Christine Lagarde officially ends her career at the International Monetary Fund (IMF), which she resigned in July to take over the presidency of the European Central Bank (ECB), succeeding Mario Draghi in November. The French lawyer and politician will be the first woman to take over the ECB presidency, after being also the first woman to lead the IMF.
Lagarde says the official farewell to the Washington-based institution, which he has led for the past eight years, to leave for the eurozone monetary authority, which has had Italian President Mario Draghi as president for the past eight years.
It was on July 16 that Lagarde resigned from the post of Director-General of the IMF with effect from September 12, and the Executive Council accepted the request, praising her "exceptional" management and "innovative and visionary" leadership.
That day, in her Twitter account, Christine Lagarde indicated that it was “a privilege to serve” the 189 member countries of the Fund.
In early July, EU Heads of State and Government had agreed on appointments to top institutional positions, appointing Christine Lagarde as ECB presidency, succeeding current President Mario Draghi, whose term of office ends on 31 October.
Christine Lagarde became the first woman to lead the IMF in 2011 after the leadership of Dominique Strauss-Kahn, another former French minister who resigned after being charged with sexual assault against a New York hotel maid. .
Now the former French minister will be a pioneer again, becoming the first woman to lead the ECB. For now, the eurozone central bank has only two women among the 25 members of its highest governing body, the Board of Governors.
Prior to Mario Draghi, the ECB was chaired by Frenchman Jean-Claude Trichet and Dutchman Wim Duisenberg, who was the institution's first president.
Unmistakable presence, with a sharp speech and a style applauded as distinguished, elegant and chic, Lagarde was born 63 years ago in Paris and graduated in Law, having a postgraduate degree in Political Science.
She began law practice in 1981, hired by the international law firm Baker & McKenzie, where she worked as a specialist in labor, competition and merger and acquisition matters.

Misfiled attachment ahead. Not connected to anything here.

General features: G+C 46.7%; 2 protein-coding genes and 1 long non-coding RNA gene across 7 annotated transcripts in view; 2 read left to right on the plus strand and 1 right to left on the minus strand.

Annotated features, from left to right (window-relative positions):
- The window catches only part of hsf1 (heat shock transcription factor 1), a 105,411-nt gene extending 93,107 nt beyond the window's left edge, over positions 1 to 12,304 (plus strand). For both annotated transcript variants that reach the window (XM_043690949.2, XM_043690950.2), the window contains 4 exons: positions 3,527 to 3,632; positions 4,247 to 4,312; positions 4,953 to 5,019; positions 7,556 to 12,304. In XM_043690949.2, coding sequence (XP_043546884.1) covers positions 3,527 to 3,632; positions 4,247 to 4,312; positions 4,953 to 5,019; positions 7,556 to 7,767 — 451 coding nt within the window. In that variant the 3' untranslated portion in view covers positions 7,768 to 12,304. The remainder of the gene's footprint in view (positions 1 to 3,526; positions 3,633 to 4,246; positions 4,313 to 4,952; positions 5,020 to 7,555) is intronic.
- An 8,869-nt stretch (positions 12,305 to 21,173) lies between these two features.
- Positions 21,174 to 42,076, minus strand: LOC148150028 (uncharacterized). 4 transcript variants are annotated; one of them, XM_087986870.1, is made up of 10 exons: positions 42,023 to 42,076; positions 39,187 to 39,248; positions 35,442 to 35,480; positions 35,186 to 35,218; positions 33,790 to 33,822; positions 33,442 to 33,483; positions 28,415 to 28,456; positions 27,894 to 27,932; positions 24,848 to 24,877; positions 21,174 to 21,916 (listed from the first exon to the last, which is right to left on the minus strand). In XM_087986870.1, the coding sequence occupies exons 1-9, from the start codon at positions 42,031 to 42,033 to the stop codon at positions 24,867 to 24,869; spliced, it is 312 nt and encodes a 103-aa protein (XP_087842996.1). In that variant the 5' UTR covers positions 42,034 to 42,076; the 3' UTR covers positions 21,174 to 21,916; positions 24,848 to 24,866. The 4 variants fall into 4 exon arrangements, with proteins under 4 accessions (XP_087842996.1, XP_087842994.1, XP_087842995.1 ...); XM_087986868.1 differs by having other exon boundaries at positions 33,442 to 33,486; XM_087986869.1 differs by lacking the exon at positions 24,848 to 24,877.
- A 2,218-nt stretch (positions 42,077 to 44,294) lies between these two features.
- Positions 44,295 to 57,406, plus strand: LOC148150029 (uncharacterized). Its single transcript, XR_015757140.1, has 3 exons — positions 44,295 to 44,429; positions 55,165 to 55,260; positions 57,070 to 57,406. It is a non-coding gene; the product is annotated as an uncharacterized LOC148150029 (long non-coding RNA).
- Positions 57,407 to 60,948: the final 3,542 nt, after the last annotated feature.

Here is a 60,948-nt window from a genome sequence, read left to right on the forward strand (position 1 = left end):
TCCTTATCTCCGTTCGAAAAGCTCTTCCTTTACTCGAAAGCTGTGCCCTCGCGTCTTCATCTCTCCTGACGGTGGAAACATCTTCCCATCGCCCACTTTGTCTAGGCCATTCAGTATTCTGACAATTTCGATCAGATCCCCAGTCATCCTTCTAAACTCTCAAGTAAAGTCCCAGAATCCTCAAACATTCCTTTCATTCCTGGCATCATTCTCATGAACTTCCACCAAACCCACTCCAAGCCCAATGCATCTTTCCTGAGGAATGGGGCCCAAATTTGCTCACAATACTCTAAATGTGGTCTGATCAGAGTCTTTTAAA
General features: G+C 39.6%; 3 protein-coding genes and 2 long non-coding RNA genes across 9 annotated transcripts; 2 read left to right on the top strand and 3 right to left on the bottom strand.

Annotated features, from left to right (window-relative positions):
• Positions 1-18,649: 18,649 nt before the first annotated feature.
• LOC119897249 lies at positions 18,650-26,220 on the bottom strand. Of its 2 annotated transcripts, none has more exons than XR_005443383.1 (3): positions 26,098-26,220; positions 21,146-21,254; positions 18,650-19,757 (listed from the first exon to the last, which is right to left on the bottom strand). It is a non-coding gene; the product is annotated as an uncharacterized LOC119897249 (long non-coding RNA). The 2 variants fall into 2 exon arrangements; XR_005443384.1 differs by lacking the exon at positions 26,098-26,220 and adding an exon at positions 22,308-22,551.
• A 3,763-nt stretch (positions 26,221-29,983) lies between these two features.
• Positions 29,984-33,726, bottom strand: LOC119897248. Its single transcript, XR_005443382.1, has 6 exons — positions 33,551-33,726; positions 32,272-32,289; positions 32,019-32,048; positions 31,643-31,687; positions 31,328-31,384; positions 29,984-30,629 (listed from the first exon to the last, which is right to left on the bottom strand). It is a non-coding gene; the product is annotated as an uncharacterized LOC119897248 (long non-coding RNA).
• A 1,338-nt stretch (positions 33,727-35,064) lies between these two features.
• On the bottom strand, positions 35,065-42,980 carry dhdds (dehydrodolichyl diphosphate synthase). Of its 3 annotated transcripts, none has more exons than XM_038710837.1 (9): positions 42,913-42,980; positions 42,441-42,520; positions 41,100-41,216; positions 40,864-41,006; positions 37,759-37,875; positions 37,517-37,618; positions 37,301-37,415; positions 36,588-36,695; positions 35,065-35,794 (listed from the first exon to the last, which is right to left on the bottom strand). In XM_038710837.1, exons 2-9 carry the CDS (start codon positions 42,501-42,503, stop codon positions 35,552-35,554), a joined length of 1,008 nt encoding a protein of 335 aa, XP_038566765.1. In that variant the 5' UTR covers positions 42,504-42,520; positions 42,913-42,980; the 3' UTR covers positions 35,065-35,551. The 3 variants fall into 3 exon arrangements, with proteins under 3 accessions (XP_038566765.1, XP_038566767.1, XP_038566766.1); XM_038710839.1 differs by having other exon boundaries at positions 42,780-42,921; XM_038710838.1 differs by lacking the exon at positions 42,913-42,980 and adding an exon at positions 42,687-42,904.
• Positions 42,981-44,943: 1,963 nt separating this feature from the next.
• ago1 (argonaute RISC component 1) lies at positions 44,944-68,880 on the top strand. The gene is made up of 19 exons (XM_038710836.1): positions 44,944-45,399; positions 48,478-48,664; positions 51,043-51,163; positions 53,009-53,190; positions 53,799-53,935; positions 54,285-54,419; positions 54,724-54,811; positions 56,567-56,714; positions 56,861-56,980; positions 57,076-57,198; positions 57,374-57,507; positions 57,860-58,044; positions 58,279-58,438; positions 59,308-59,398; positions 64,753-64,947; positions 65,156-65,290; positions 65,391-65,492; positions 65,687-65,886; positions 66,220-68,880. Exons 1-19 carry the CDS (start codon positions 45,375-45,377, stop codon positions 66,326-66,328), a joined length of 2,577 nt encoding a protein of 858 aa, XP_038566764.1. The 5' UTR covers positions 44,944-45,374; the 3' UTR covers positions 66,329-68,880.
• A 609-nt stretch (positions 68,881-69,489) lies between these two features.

Over time, Christine Lagarde moved up the ranks of Baker & McKenzie, already in the United States, and joined the Executive Board in 1995, becoming four years later its chairman and the first woman to take over the firm.
In June 2005, he left the company to be part of Nicolas Sarkozy's government.
She was nominated in 2005 for the Trade portfolio, and two years later Nicolas Sarkozy chose her to take charge of Economy and Finance. In 2009, the Financial Times considered her the best finance minister in Europe.
As French Finance Minister, she chaired Ecofin in the second half of 2008 and then the G20 during the French presidency in 2011.
When she finished her first five-year mandate at the IMF, following her first line of management of the eurozone debt crisis, she was re-elected by consensus for a second term in July 2016, without any other candidate coming forward. .
Lagarde is divorced and mother of two.
Economists polled by Lusa in early July found Christine Lagarde to have the traits needed to succeed Mario Draghi and succeed as ECB president, although they expressed some surprise in their choice.
Experts also considered that Lagarde would inherit from ECB President Mario Draghi, a difficult but less challenging situation than he faced with the euro crisis.
On 4 September, at the hearing before the European Parliament's Committee on Economic and Monetary Affairs, Lagarde praised the work of his predecessor at the ECB, Mario Draghi, and ensured that he would follow “the same principles”.
The former IMF director-general said that "the challenges that justify the current policy of the ECB have not disappeared," so she intends to pursue an accommodative "agile" policy to stimulate the economy.
However, Lagarde stressed that monetary policy can neither replace nor be overburdened by fiscal policies, and said he hoped he would never have to make an announcement like Draghi's in 2012, when the still-leading ECB announced that the institution would “ whatever it took to preserve the euro. ”
The European Parliament's Committee on Economic and Monetary Affairs on that day gave its assent to the appointment of French Lagarde as President of the ECB in a non-binding vote.
The opinion will be voted by the European Parliament at the rentrée session to be held in Strasbourg, France next week (from 16 to 19).